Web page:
Those of us from the Spaceguard team were not sure what was happening. It seemed to us that the weapons scientists did not conduct their business through the open questioning and dialog that astronomers were used to. Outwardly, everyone seemed polite and deferential toward each other, never questioning the presentations publicly, no matter how outlandish some of them seemed. We wondered if Teller's dominating presence and support for Wood contributed to suppressing open debate. Only in private discussions with the weapons lab scientists were we able to penetrate below this apparent unanimity and begin to explore alternative ideas.

Several schemes were suggested for exploding asteroids into billions of small fragments. In one approach, it was necessary to get a large nuclear bomb into the center of the asteroid. This would be accomplished by launching a series of closely spaced nuclear warheads, like firecrackers on a string. The first one would be detonated at the surface, excavating a hole. The second warhead, following a fraction of a second behind, would explode within the hole, deepening it. After a dozen or more such explosions, the hole would be deep enough for a large bomb to penetrate and provide the coup de grace. An alternative was suggested by Teller himself, who noted that a sufficiently large bomb detonated at the surface could disintegrate any comet or asteroid. The challenge was to make the bomb big enough. He noted that for the larger asteroids, a bomb would be required that was a million times more powerful than any that had yet been developed. Such a multi-million-megaton weapon would have no use in terrestrial warfare, of course, but Teller suggested it might be appropriate to develop such a bomb as part of a cosmic defense system.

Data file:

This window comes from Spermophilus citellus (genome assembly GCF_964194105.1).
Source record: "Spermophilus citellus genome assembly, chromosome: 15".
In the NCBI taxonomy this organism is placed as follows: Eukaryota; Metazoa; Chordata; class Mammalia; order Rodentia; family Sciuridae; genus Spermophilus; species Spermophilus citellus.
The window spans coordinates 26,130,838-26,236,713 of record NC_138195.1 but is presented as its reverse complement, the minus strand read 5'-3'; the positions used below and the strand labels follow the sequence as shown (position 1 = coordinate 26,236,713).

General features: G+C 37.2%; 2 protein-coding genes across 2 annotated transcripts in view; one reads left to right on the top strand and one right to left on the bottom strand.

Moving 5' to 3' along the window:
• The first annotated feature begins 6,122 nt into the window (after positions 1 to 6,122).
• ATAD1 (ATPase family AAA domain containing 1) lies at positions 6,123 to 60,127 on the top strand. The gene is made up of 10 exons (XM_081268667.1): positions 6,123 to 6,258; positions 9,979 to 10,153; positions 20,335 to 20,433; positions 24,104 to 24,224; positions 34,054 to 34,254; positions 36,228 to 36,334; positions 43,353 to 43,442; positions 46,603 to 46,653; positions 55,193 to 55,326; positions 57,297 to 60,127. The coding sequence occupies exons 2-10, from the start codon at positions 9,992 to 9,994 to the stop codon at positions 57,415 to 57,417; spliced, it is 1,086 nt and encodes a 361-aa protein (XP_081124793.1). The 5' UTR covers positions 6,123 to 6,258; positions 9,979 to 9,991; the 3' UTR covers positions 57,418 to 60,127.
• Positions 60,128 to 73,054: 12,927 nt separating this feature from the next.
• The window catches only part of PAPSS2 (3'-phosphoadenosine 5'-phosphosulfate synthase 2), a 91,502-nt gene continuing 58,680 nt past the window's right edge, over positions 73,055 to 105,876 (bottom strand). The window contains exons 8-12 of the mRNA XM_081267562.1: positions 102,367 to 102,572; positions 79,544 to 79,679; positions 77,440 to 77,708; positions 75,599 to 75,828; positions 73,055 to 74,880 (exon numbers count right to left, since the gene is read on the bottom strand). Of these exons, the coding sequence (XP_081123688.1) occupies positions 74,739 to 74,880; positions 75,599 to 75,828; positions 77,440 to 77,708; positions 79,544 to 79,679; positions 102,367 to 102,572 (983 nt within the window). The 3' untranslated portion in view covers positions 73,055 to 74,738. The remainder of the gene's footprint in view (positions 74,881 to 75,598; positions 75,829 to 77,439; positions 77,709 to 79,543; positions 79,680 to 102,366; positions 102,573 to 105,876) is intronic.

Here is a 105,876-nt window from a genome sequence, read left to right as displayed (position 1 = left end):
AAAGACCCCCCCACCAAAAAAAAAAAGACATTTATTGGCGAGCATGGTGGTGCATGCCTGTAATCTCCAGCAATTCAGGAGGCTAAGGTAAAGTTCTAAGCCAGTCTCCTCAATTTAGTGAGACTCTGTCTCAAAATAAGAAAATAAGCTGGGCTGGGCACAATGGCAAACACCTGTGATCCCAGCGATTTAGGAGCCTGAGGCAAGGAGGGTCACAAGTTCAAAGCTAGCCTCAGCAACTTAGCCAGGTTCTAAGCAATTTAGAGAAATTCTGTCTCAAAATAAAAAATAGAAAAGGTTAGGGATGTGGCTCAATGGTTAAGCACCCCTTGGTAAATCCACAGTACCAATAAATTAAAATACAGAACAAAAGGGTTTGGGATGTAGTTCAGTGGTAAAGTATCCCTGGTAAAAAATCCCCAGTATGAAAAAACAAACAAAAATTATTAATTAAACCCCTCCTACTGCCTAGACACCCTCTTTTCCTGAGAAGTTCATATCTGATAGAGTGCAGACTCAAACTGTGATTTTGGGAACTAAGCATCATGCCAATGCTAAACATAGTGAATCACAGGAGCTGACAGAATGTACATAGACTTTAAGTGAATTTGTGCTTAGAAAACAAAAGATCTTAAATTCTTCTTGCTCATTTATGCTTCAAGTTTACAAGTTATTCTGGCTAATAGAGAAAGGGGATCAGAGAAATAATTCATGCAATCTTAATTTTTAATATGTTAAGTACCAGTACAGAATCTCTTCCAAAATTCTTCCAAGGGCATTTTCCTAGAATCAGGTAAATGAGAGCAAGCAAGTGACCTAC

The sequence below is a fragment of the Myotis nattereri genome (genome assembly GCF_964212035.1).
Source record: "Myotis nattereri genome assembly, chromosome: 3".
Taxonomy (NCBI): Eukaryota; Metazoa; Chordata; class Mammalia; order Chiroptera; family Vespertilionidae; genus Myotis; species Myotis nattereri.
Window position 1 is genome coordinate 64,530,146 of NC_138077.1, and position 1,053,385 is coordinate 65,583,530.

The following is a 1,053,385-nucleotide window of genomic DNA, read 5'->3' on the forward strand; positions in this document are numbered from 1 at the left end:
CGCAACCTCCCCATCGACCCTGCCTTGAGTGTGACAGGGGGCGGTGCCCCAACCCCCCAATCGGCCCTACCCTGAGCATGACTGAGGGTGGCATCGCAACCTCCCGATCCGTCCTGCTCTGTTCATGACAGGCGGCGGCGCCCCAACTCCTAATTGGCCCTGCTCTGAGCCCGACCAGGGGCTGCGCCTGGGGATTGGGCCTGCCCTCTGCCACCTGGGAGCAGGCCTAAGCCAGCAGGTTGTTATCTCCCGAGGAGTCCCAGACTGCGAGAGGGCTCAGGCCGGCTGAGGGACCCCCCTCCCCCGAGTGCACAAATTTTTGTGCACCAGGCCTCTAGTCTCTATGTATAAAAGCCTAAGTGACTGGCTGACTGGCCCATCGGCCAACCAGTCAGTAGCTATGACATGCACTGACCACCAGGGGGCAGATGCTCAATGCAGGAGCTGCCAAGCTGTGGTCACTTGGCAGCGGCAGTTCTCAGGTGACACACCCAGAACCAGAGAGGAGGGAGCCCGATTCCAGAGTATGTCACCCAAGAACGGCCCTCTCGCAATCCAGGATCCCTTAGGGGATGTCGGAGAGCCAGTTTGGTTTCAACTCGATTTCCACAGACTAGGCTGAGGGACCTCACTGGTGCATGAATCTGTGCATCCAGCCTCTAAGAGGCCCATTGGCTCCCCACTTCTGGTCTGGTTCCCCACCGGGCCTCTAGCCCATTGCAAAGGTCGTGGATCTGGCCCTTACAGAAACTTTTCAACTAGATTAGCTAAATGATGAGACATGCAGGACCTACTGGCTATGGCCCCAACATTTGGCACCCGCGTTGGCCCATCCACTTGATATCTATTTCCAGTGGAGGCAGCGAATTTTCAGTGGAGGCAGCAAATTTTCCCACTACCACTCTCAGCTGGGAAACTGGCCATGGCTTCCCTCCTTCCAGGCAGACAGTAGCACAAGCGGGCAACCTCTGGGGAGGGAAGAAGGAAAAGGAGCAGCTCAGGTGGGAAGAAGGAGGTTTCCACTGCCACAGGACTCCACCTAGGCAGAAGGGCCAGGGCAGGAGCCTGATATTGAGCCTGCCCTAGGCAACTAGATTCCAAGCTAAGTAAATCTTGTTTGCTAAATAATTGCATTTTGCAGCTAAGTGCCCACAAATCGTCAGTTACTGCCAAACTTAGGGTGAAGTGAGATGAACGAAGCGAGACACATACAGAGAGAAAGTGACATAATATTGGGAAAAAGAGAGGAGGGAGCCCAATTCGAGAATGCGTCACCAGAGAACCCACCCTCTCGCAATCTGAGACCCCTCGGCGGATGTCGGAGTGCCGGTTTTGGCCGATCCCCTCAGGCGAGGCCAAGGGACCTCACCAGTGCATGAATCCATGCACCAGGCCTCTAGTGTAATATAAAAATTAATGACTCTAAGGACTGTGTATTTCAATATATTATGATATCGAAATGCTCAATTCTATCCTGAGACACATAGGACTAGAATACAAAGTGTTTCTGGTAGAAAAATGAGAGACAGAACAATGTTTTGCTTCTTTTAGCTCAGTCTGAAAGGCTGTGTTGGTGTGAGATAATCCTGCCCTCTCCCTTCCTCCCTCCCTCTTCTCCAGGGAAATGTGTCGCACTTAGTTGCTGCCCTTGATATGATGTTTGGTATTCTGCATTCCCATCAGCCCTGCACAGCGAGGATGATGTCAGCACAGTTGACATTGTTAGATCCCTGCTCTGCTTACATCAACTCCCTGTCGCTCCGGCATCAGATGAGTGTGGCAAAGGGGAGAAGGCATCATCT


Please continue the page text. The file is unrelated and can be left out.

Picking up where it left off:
After the meeting, the astronomers compared notes. One thing that struck us was the contrast between Teller and Shoemaker, as the senior scientists from the two groups. Both were widely honored scientists, with Shoemaker often called the "father of planetary geology" just as Teller was the "father of the H-Bomb". Shoemaker, however, was a pleasant and unassuming man who dressed informally and readily smiled and laughed. To all of us he was plain "Gene", a friend and colleague, and very American in style. In contrast, Teller projected the image of a European professor, always formally dressed, treated with something akin to awe (or perhaps fear), who gave speeches rather than engaging in dialog. It is hard to imagine more different personalities or scientific styles.


One of the highlights of the Los Alamos Meeting was an after-dinner speech in which Teller outlined his thoughts on asteroid defense in more detail. Following is a transcript of that talk as recorded by Clark Chapman.

[posted on CCNet, 11 Sept. 2003;]


Notes from David Morrison and Clark Chapman
(adapted from their unpublished book manuscript)